Champion Your Career: Winning in the World of Work by Halimah Bellows addresses the needs of a new generation of career seekers in a rapidly changing economy and job marketplace. Designed as self-paced career development workshop in book format, it provides self-assessment tools to enable individuals to explore their personal passions, values, strengths and skills along with sound strategies and resources for decision making, goal setting and networking to begin a fulfilling new career.
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At an early age Halimah Bellows became aware of her natural ability to listen to people non-judgmentally as well as her desire to be of service to others. In her life as an educator, a career counselor and a coach, she has been able to marry her fascination with people’s stories with her deep interest in the world of work.
A Pacific Northwest and California-based career/coach for more than 20 years, Halimah Bellows holds an MA in English Language Teaching from the University of Exeter, an MS in Counseling Psychology from San Francisco State University and received training at The Coaches Training Institute and Retirement Options to become a Certified Retirement and Professional Coach. Author of Champion Your Career: Winning in the World of Work and creator of CAREER QUEST CARDS, she is a seasoned workshop presenter, group facilitator and talk show guest.
In addition to assisting people through career transitions and supporting retirees to “retire with fire”, she also focusses on helping couples and business partnerships build powerful intentional relationships as well as empowering artists, entrepreneurs, and professionals to develop their business and achieve their dreams.
People change careers in America generally between five and seven times in a lifetime. This is just something to bear in mind so you don’t get caught up in the dead-end thinking of, “This is my choice and I have to stick with it for the rest of my life.” You don’t because you grow and as you grow you may change and you may find what was rewarding to you once may not be rewarding at a later time.
You have to embrace the change. But the career development process remains the same each time you make a change. The first question you need to answer is, “Who am I?” That’s the bottom line. Then you have to know what your interests are and what you are passionate about. You need to explore your values and assess your skills, your strengths, and your talents.
Champion Your Career
Strategy for Decision-Making
There are action steps you can take to gather information about the world of work. You can do research in the library, you can attend workshops, or you can talk to people. Through books, the internet, and talking with people, you can find a description of the job you’re interested in, how much it pays, and how the labor market is in that field.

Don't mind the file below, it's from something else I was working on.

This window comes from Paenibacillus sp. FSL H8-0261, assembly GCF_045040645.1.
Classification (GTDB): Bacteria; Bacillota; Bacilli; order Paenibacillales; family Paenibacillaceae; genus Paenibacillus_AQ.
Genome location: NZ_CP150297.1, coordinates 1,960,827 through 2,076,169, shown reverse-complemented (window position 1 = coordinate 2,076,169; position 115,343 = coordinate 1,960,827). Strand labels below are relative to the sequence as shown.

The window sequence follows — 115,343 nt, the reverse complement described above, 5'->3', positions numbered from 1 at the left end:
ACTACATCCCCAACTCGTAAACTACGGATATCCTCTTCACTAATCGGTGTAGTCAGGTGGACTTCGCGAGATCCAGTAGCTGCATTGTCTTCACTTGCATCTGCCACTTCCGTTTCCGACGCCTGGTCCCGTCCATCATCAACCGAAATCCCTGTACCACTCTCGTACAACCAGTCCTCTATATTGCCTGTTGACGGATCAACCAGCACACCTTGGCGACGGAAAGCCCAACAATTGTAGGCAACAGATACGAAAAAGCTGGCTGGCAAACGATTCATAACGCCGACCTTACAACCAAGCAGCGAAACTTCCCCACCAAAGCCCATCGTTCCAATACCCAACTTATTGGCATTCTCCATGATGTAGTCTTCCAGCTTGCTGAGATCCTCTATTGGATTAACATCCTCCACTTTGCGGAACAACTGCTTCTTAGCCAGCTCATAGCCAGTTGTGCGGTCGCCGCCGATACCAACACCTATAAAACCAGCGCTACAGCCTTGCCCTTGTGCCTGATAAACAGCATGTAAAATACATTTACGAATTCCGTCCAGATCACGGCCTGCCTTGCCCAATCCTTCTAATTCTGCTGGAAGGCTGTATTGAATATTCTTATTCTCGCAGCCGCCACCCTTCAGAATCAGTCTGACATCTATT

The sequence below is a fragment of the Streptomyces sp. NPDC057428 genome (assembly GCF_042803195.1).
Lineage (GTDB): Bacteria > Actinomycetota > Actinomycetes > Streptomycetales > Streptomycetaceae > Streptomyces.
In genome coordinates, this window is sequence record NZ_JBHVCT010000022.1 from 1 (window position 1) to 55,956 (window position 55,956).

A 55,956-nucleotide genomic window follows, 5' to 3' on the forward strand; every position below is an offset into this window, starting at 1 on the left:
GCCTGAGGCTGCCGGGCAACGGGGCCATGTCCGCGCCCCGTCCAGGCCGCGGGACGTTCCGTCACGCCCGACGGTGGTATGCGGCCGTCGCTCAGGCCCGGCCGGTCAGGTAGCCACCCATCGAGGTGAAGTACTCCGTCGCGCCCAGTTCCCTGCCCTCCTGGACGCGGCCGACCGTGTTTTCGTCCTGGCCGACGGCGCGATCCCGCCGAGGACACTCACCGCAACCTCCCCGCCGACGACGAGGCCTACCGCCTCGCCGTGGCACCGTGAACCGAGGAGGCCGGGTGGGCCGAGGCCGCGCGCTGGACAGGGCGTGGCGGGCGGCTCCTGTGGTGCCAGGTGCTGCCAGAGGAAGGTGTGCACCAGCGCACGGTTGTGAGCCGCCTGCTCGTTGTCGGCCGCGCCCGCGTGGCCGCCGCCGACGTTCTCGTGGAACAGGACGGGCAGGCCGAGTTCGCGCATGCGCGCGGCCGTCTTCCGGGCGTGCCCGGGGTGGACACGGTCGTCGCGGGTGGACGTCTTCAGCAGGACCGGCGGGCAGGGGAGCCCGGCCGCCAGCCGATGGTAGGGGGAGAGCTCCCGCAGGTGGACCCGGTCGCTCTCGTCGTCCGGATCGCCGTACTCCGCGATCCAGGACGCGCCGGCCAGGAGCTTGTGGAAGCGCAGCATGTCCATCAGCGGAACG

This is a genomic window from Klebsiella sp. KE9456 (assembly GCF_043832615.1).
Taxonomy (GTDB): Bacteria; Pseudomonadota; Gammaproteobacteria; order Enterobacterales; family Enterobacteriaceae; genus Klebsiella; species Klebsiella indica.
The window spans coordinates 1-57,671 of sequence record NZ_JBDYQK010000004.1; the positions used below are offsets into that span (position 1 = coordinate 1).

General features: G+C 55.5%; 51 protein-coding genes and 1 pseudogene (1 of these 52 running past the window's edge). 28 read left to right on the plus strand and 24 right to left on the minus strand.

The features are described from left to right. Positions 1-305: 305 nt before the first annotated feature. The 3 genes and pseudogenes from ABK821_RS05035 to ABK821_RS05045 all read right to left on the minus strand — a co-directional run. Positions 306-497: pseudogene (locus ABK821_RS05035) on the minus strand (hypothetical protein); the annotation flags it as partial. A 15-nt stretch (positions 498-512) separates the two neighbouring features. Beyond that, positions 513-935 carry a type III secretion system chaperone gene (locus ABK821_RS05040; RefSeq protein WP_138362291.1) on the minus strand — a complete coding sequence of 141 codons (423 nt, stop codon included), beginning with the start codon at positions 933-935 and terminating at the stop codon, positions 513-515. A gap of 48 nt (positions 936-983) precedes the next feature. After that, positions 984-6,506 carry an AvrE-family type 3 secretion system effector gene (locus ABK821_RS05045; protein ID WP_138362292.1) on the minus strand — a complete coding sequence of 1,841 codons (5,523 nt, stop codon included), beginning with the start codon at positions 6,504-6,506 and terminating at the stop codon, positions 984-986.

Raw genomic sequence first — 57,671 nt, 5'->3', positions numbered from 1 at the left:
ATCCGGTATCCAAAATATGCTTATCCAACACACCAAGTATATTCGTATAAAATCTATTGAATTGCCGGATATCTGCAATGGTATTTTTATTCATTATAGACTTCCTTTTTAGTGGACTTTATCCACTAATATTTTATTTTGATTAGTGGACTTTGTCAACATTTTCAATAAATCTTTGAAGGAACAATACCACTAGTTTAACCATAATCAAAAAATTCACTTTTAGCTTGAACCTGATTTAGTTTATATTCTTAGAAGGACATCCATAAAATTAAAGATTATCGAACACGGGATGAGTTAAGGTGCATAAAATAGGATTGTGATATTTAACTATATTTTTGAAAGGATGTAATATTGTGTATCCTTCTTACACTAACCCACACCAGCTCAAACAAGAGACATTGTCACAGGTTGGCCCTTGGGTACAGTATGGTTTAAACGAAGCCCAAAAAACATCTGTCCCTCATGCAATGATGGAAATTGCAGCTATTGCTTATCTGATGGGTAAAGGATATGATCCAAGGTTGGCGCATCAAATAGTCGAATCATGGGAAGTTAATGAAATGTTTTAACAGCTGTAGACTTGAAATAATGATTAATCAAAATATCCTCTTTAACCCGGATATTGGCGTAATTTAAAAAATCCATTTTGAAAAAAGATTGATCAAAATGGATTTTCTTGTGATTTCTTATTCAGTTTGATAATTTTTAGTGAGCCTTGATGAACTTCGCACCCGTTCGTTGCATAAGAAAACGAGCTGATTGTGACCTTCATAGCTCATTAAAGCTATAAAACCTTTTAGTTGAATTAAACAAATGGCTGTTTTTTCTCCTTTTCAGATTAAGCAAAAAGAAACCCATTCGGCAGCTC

It’s very important to talk to people who are actually doing a job you’re considering and to find out what the job is really like. We call these informational interviews. Most people are willing to be helpful if you say, “Hey, I’m going through a career change,” or “I’m a student and I’m interested in this field. Could I meet with you for twenty minutes and ask you some questions?” Go to that person’s office to see what it’s like.. Find out as much as you can about the concrete details of the job before you make a decision to enter that career path.
Once you have gathered information about possible careers that align with your passions, your purpose, your values, your strengths and your skills, you will need to have an effective strategy for choosing among the alternatives.
We all have different decision-making strategies. Many of us learn from the bumpy road of life experiences. We try something and we say, “Oh. I don’t like this.” Okay, so you learn from that experience and you move on to something else. Below is a list of some of the decision-making strategies that you might follow. Look over the list and note in your journal the ones that you use most of the time or some of the time.
I usually make my decisions:
1. By choosing the alternative that would lead to the most desirable result, regardless of the risk involved. (Wish Strategy)
2. By choosing the alternative that is most likely to avoid the worst possible result. (Escape Strategy)
3. By choosing the alternative that is most likely to have the highest probability of success. (Safe Strategy)
4. By choosing the alternative that has both a high probability of success and one which I highly desire. (Combination Strategy)
5. By choosing with little thought or examination of the situation, i.e.., taking the first alternative. (Impulsive Strategy)
6. By choosing to let circumstances decide for me, i.e., leaving it up to fate. (Fatalistic Strategy)
7. By choosing to let someone else decide for me. (Compliance Strategy)
8. By choosing to postpone thought and action, i.e., “crossing the bridge when I get to it.” (Delaying Strategy)
9. By choosing to collect too much data and to spend too much time analyzing alternatives. (Agonizing Strategy)
10. By choosing to make a mystical preconscious choice, i.e., “It feels right to me.” (Intuitive Strategy)
11. By choosing to accept responsibility for the decision, but being unable to start the process. (Paralysis Strategy)
12. By choosing a process which ends in a satisfying result, i.e.., a rational approach with a balance between cognitive and affective factors. (Planning Strategy)